Tuesday, 24 December 2013

The mess in your life is the manger where Christ is re-born

The first Christmas was a bit of a shambles;
Mary and Joseph were away from home
Accommodation wasn’t arranged
The place they found was makeshift
There were question marks over Mary’s pregnancy
Herod was plotting to kill their child
People kept disturbing their peace- like shepherds and later wise men
They had to become refugees soon after the birth.
It wasn't romantic, hygienic and it probably smelled a lot!

Politics, travel problems, domestic mess, strangers at the door, threats of violence, tiredness, gossip and uncertainty.

God came into a mess- it didn’t put him off and he didn’t miraculously sort it out.
He came to be God-with-us.  Emmanuel in the mess
We are messy creatures and that is how God made us
He knows that we are easily upset, want everything perfect and that we want to be appreciated
He knows that we can sulk and be adolescent at any age.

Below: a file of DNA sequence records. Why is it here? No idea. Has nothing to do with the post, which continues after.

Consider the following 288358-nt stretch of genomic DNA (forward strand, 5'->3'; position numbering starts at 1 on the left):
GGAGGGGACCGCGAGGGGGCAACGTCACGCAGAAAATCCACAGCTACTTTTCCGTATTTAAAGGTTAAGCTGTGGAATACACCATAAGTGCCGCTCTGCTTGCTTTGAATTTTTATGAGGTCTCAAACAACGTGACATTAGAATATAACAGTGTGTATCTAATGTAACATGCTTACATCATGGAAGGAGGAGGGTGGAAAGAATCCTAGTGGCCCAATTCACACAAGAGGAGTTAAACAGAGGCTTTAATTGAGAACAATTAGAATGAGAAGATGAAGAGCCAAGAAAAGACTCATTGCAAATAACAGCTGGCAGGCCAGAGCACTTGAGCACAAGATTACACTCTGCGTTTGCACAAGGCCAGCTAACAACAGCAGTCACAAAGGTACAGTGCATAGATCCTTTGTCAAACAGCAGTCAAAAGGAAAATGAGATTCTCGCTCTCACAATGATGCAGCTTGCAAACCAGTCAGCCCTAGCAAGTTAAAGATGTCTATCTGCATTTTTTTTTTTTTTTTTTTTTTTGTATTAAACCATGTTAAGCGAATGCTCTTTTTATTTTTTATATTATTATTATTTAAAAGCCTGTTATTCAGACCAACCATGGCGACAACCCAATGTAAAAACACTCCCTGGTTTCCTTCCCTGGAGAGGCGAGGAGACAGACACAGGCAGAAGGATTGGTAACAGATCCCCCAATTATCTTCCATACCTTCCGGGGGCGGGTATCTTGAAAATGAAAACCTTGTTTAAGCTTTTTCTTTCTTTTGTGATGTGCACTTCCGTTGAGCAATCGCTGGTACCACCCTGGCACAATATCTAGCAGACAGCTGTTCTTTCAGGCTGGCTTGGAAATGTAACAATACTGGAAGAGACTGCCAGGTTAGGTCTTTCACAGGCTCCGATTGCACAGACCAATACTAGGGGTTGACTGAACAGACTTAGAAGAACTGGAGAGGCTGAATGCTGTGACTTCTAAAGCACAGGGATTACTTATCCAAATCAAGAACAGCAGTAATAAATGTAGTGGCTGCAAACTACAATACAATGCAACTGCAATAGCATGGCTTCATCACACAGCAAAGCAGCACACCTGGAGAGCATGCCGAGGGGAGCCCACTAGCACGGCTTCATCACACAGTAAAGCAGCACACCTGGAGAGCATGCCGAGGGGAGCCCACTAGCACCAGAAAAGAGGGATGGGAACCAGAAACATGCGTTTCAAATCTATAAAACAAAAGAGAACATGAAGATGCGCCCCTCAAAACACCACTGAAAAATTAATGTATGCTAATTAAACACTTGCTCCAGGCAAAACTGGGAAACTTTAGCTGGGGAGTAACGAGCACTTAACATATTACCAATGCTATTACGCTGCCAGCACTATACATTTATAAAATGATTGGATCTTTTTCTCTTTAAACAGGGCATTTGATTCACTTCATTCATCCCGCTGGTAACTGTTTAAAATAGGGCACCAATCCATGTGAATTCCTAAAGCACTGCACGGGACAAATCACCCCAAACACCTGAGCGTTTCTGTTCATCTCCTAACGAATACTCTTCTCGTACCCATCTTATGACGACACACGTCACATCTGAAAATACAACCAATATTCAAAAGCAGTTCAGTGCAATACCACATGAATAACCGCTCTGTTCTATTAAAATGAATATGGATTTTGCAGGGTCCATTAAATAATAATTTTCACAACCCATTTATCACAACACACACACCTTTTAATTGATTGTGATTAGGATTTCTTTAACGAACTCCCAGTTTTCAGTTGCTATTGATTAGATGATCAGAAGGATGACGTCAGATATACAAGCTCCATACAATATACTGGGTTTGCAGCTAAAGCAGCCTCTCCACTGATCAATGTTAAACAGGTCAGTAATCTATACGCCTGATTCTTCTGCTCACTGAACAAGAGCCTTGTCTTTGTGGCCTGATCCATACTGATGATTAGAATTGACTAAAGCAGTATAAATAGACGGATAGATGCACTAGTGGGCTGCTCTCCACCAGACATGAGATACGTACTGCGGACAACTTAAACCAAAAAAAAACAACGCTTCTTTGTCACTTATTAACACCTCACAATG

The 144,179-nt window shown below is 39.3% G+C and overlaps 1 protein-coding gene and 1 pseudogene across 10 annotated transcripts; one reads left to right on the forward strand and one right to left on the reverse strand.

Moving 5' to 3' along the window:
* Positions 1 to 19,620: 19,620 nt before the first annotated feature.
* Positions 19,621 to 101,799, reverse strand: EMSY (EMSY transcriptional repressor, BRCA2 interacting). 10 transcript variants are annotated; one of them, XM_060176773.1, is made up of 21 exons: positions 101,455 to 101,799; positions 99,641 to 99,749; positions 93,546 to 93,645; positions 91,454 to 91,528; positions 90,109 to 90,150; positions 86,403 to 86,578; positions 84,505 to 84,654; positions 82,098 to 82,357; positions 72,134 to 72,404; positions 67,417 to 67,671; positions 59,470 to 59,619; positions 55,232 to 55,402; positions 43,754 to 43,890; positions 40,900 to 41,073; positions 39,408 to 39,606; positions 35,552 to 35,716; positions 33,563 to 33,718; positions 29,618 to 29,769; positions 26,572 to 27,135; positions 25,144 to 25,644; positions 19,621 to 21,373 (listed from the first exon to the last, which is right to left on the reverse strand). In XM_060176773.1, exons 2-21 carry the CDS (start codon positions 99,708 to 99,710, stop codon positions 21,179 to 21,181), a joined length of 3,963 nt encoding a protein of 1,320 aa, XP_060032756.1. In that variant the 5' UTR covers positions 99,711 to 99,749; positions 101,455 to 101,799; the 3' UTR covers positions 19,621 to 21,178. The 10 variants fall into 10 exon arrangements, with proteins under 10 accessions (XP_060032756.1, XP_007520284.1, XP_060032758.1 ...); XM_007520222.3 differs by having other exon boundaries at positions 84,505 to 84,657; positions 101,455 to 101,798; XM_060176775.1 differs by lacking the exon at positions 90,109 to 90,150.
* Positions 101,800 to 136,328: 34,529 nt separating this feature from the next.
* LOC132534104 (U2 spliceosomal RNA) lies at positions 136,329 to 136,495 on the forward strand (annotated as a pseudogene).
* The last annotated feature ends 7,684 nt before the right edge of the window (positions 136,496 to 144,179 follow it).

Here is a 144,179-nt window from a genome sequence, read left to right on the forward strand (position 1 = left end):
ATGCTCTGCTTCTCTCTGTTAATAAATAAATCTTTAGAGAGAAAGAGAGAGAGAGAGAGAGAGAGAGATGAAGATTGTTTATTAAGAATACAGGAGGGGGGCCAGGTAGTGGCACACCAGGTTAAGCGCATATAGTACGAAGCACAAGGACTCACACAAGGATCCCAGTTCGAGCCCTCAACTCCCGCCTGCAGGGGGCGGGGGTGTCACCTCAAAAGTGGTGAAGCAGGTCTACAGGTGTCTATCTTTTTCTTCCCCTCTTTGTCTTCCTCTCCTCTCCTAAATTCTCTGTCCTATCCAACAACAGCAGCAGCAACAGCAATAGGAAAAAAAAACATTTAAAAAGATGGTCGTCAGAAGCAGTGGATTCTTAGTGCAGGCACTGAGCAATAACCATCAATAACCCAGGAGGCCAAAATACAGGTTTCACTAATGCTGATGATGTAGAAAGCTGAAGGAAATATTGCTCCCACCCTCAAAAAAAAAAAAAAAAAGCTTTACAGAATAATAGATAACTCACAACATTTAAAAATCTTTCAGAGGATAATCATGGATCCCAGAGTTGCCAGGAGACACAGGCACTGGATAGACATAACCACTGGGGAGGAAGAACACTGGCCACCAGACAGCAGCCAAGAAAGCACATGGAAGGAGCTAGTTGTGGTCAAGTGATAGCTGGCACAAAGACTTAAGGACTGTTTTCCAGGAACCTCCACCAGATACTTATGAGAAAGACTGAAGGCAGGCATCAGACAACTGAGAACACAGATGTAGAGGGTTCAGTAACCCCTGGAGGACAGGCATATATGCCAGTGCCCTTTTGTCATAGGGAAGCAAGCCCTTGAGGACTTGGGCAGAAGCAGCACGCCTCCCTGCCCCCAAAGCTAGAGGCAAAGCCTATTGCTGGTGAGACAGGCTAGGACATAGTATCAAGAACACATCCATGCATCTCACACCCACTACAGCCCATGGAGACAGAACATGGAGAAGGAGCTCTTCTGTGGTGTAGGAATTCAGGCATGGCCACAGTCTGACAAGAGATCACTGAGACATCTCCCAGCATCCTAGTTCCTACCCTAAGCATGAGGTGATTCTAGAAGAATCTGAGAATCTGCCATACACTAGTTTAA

He knows that Christmas catches us out with tiredness, tensions and high expectations
And God wants to be with us in our fun, in our rest, in our upset and in our arguments this Christmas

Make room for Christ this Christmas in the joys and tensions of a family Christmas.
Take Christ out of your Christmas and all you have left is m and s

Emmanuel- God is with us- as one like us- not far away but in the mess
God is with us as one of us.
He teaches us from the messy manger that we are brothers and sisters
Whether we have a happy or a hellish Christmas God is equally with the sulker and with the saint.
The only difference is that the saint may be more aware of God in the mess.

We belong to each other in a communion of saints- 
a family of saints that extends deep into the mystery of God
who loves us unconditionally.

There is no such thing as a perfect Christmas-
There is always a messy Christmas and in the mess are the stirrings of new life.
The mess in your life is the manger within which your relationship with Jesus is being re-born

I will leave you with Pope Emeritus Benedict’s words on this theme:

Most of us in the world today live far from Jesus Christ, the incarnate God who came to dwell amongst us. We live our lives by philosophies, amid worldly affairs and occupations that totally absorb us and thus are a great distance from the manger. In all kinds of ways, God has to prod us and reach out to us again and again, so that we can manage to escape from the muddle of our thoughts and activities to discover the way that leads to him. God comes to us as man so that we might become truly human. (Benedict 16th)